While Greek Orthodox Church leaders protest Greece’s new gender laws and some have even ordered their parishes to ring bells every day to mourn these new laws, the fact remains that the Greek Orthodox Church has, amongst its catalogue of thousands of prayers, a reading for clergymen called “A Prayer at the Giving of a New Name Upon Modification of Gender.”
After a highly vocal debate, prime minister Alexis Tsipras encouraged members of parliament to endorse policies that would permit people to legally change their gender on all official documents.The law passed with a margin of 171 to 114, allowing trans individuals to select their desired gender from the age of 15.
The new law brings Greece in line with most EU member states but it didn’t come without a fight from Greece’s staunchly conservative Orthodox Church.
The bishop of Piraeus declared, “Anyone who votes for the law need not set foot in the Greek Orthodox Church again.” Other Greek Orthodox Church clergymen openly spoke of excommunication. The matter was front page news and maintained regular coverage on news and talk programs on television for weeks leading up to the vote.
The Church’s involvement in Greek politics isn’t a new phenomenon. Throughout most of Greece’s emergence as a modern democracy after the military dictatorship, the Greek Orthodox Church has refused to loosen its grip on politics.
In 1982 when the then-socialist PASOK government legalized civil marriage for heterosexual couples, Church leaders called for massive protests, calling it “the end of days” and a “repudiation of human decency” to allow couples to marry outside the Church.
In 2000, the church mobilized thousands of people when the government voted to remove religious affiliation from national identity cards and in 2015, bishops and priests loudly protested the newly passed law enabling same-sex couples to enter a registered civil partnership.
Just last month, church representatives used their influence in parliament and amongst their faithful to prevent the ministry of education from reforming religion curriculum in schools that would have taught world religions, as opposed to limiting teaching to exclusively about Orthodox Christianity.
And over the past several weeks, while the gender law was being debated both in national media, as well as in the Greek Parliament, the Church was loudly opposed to the law which they called “against God’s will.”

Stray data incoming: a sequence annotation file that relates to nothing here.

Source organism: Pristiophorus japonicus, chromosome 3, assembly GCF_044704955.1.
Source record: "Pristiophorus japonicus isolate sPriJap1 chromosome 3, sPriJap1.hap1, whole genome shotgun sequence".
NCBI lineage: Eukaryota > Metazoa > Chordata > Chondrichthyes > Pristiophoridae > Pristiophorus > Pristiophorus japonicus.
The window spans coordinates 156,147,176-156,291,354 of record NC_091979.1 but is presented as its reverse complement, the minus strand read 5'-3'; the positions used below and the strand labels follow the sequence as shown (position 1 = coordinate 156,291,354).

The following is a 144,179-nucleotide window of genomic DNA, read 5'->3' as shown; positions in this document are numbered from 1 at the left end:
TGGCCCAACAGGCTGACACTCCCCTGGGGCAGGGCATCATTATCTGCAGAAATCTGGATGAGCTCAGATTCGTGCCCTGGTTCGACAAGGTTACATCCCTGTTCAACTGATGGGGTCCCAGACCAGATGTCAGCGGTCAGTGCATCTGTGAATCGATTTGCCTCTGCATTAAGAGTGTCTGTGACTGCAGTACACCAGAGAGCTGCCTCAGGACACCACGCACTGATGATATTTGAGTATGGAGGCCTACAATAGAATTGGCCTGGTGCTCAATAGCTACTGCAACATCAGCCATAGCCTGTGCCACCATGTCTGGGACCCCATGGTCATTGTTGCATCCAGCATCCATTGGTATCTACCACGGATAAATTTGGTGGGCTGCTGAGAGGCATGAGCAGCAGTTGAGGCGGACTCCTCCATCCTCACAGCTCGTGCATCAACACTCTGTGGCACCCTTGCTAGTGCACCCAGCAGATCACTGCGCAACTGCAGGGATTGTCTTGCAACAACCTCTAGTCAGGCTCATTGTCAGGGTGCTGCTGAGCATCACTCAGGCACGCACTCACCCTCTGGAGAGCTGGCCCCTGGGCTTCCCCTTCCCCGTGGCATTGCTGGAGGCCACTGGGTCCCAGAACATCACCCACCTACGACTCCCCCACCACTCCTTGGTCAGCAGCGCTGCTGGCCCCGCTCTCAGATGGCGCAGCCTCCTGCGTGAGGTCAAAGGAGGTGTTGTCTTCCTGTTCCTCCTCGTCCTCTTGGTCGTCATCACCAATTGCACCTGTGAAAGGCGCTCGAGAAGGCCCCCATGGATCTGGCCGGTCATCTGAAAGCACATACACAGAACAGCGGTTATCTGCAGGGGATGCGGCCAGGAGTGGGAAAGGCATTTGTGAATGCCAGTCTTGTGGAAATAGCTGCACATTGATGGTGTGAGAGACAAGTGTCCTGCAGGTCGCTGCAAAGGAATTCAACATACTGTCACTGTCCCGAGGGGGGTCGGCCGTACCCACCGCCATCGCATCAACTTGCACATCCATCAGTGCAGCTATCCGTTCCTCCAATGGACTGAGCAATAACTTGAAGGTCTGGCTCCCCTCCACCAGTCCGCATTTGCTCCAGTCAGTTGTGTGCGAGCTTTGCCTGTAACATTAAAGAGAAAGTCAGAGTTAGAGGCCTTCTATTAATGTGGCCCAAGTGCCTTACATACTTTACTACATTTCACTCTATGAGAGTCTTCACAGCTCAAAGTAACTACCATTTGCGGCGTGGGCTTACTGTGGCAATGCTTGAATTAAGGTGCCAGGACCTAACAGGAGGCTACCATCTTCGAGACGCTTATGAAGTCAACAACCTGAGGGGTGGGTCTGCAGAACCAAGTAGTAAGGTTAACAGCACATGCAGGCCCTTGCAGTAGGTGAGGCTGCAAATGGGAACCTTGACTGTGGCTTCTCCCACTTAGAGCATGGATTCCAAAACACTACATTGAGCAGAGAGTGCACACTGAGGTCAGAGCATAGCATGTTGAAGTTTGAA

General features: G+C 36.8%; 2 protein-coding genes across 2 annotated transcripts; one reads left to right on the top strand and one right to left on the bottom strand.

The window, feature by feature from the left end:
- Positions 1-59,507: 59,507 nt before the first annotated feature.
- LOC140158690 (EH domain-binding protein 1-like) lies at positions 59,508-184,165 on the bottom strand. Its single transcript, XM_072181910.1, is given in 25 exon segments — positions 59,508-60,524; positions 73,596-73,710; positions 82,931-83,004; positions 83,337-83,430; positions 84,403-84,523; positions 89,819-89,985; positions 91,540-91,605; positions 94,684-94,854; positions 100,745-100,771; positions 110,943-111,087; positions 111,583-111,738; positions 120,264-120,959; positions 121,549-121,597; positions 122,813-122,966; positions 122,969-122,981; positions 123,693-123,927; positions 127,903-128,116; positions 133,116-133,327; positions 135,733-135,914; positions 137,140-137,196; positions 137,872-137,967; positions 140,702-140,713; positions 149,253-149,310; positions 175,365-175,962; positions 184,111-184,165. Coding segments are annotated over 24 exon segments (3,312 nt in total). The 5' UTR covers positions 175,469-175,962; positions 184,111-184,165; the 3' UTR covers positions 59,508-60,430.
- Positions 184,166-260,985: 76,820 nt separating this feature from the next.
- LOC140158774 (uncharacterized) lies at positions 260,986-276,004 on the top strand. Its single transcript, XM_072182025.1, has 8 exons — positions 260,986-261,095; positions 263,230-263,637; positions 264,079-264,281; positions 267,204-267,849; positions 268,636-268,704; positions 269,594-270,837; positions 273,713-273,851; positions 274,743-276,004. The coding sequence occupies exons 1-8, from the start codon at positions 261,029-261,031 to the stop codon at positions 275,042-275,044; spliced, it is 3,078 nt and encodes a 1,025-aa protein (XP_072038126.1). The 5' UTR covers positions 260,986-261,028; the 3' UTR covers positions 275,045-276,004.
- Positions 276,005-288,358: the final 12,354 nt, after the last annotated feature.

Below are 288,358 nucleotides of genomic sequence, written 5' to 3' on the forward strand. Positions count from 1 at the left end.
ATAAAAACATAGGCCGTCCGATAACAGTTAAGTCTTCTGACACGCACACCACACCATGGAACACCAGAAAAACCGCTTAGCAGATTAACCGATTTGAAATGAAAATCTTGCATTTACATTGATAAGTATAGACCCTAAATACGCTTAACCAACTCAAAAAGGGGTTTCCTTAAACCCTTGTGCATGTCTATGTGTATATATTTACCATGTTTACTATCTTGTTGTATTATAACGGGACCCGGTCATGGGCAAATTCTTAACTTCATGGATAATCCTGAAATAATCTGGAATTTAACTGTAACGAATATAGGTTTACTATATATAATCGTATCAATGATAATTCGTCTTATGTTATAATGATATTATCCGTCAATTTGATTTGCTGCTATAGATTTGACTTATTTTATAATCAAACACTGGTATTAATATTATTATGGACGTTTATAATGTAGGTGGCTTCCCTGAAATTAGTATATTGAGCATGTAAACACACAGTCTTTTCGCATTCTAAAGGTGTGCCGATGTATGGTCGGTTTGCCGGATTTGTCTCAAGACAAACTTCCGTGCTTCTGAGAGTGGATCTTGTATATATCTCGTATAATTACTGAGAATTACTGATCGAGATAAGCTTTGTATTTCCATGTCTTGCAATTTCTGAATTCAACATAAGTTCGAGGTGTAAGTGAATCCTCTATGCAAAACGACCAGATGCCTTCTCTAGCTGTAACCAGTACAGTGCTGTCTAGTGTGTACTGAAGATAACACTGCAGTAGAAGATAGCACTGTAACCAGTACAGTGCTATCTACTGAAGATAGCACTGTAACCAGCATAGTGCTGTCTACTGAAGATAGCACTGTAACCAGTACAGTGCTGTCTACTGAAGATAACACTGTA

Yet despite these protests which divided the nation and perpetrated hatred against many in Greece’s trans community, the Orthodox Church actually has a prayer written by a highly-respected Metropolitan back in the 1980s.
The prayer in Greek is called “εις ονοματοθεσίαν νέαν επί αλλαγή φύλου” or A Prayer at the Giving of a New Name Upon Modification of Gender and appears in the prayer book, or Efhologion that was written by Metropolitan Timotheos, who served in the 1980s as Metropolitan of Nea Ionia and Philadelphia, a populous Athenian district.
The Metropolitan’s prayer book, one his dozens of publications, includes hundreds of prayers for various purposes. The English-translated text of the original Greek prayer follows:
All-good and greatly compassionate Lord, above [all conceptions of] being and divinity, Who alone exists eternally and without change: “He who is” unto the ages; Whose glory is incomprehensible and Whose mercy is immeasurable; Who created the entire human race to dwell over the entire face of the earth; and Who honored the human being with Your image, newly shaped in form and beauty from a rational soul and dignified body; Who made male and female and gave to each its own appearance and substance; Who knows the weakness of our nature and knows the name and age of each; Who gives each a name to be distinct, distinguished in their own appropriate gender, personality and worth.
Master, Yourself acquiring our infirm and impoverished blend [of soul and body] in Your saving dispensation, accept at this time Your servant (new name, if applicable) as You accepted Peter the first Chief [of the Apostles], formerly Cephas, son of Iona, to whom You gave the keys to the Kingdom of the Heavens; [as You accepted] Paul the Renown, formerly Saul, whom You showed to be the Herald of the Gospel by a revelation and a chosen vessel.
Likewise, send down upon [Your servant] Your heavenly grace upon undergoing the organic modification of gender, for the biological alteration of nature is a wondrous work of Your all-powerful right hand and Your inscrutable will, and amazed by this new and astounding work, we confess Your grace, we herald Your mercy and, declaring Your magnificence, we glorify Your indescribable love for humanity.
Grace Your servant (name) in Your sanctification and make HIM (or “HER”) worthy to keep HIS (or “HER”) own vessel without stain and blameless, likewise guarding the pledge of baptism inviolate and undefiled, and as a child of light, advancing in Your precepts and completing HIS (or “HER”) remaining years, ascribing glory to You all the days of HIS (or HER) life.
By the intercessions of Your All-pure Mother, the radiant Archangels, the Honorable Forerunner and Baptist John; the holy glorious and all-famed Apostles, and all Your saints. Amen.
The original Greek version of the prayer is here, as scanned from a page of the actual prayer book by Metropolitan Timotheos.
A full English translation with corresponding notes is available for viewing and download here.